Prometheus (website) has been used on and off by Thread since May 2015 (before I joined in June). Its a free software time series database which is very useful for monitoring systems and services.

There was a brief gap in use, but then I set it up again in October, driven by the need to monitor machine resources, and monitor the length of the queues (Thread use django lightweight queue). This proved very useful, as suddenly when a problem arose, you could look at the queues and machine stats which helped greatly in determining the correct course of action.

When using Prometheus, the server scrapes metrics from services that expose them (e.g. the prometheus-node-exporter). This is a common pattern, and I had already thrown together a exporter for django lightweight queue (that just simply got the data out of redis), so as new and interesting problems occured, I began looking at how Prometheus could be used to provide better visiblity.


The first issue that I addressed was a fun issue with exausting the pgbouncer connection pool. The first time this happened, it was only noticed as emails were being sent really slowly, and eventually it was determined that this was due to workers waiting for a database connection. PGBouncer does expose metrics, but having them in Prometheus makes them accessible, so I wrote a Prometheus exporter for PGBouncer.

The data from this is displayed on relevant dashboards in Grafana, and has helped more than once to quickly solve issues. Recently, the prometheus-pgbouncer-exporter was accepted in to Debian, which will hopefully make it easy for others to install and use.

HAProxy logs

With the success of the PGBouncer exporter, I recently started working on another exporter, this time for HAProxy. Now, there is already a HAProxy exporter, but the metrics which I wanted (per HTTP request path rates, per HTTP request path response duration histograms, ...) are not something that it offers (as it just exposes metrics on the status page). These are something that you can get from the HAProxy logs, and there are existing libraries to parse this, which made it easier to put together an exporter.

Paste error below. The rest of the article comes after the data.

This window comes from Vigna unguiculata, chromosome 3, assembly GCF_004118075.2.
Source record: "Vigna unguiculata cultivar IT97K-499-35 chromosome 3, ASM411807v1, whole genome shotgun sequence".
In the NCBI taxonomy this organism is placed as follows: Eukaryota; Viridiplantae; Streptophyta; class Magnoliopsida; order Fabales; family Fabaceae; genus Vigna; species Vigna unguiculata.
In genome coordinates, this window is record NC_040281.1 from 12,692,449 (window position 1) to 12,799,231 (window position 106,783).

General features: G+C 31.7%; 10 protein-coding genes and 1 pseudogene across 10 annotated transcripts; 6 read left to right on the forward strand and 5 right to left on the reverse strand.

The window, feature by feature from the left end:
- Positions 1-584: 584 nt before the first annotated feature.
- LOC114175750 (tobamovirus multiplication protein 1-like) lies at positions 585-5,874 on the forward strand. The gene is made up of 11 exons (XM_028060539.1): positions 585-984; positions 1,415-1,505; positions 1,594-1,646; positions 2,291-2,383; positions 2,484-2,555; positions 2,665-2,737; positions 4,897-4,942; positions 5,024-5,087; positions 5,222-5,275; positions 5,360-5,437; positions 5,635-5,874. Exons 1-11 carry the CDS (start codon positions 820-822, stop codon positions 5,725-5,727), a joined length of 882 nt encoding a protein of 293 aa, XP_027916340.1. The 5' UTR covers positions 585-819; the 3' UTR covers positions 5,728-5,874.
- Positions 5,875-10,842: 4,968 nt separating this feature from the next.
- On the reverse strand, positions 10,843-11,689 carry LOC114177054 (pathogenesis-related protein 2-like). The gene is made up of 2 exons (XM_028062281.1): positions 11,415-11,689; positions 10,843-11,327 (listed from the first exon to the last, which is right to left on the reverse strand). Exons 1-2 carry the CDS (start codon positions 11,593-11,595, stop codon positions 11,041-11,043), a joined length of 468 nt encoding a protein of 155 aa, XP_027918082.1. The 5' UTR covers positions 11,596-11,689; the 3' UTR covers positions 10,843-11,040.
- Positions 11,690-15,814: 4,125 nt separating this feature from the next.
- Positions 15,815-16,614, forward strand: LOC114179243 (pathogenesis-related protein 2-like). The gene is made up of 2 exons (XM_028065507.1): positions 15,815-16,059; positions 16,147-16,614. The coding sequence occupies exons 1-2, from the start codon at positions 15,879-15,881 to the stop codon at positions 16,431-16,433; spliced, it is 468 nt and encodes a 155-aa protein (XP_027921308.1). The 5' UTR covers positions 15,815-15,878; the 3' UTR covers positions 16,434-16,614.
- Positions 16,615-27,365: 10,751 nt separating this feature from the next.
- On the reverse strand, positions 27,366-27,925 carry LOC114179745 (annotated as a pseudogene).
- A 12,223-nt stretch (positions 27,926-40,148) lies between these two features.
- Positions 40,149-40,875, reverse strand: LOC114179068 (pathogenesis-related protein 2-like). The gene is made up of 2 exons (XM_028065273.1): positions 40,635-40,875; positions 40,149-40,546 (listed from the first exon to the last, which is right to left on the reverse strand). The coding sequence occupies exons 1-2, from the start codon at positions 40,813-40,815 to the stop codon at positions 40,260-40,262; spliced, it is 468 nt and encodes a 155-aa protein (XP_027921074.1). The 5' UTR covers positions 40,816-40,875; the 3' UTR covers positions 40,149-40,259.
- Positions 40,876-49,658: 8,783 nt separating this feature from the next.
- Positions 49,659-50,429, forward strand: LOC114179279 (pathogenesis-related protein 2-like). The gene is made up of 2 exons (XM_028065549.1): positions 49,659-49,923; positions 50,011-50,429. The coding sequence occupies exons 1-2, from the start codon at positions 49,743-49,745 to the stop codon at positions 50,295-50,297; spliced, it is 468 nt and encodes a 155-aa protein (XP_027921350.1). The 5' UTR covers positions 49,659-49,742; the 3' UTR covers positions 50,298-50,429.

It was using the data from the HAProxy log exporter that I began to get a better grasp on the power of aggregating metrics. The HAProxy log exporter, exports a metric haproxy_log_requests_total and this can have a number of labels (status_code, frontend_name, backend_name, server_name, http_request_path, http_request_method, client_ip, client_port). Say you enable the status_code, server_name and http_request_method labels, then, if you want to get a rate of requests per status code (e.g. to check the rate of HTTP 500 responses), you just run:

sum(rate(haproxy_log_requests_total[1m])) by (status_code)

Per second request rates, split by status code (key shown at the bottom).

Perhaps you want to compare the performance of two servers for the different request paths, you would run:

) by (
  http_request_path, server_name

Each metric represents the request rate for a single request path (e.g. /foo) for a single server.

And everything you can do with a simple counter, you can also do with histograms for response duration. So say you want to know how a particular request path is being handled over a set of servers, you can run:

  ) by (
    http_request_path, le, server_name

Each metric represents the 95 percentile request rate for a single request path, for a single server.

This last query is aggregating the culamative histograms exported for each set of label values, allowing very flexible views on the response processing duration.

Next steps

At the moment, both exporters are running fine. The PGBouncer exporter is in Debian, and I am planning to do the same with the HAProxy log exporter (however, this will take a little longer as there are missing dependencies).

The next things I am interested in exploring in Prometheus is its capability to make metrics avaialble for automated alerting.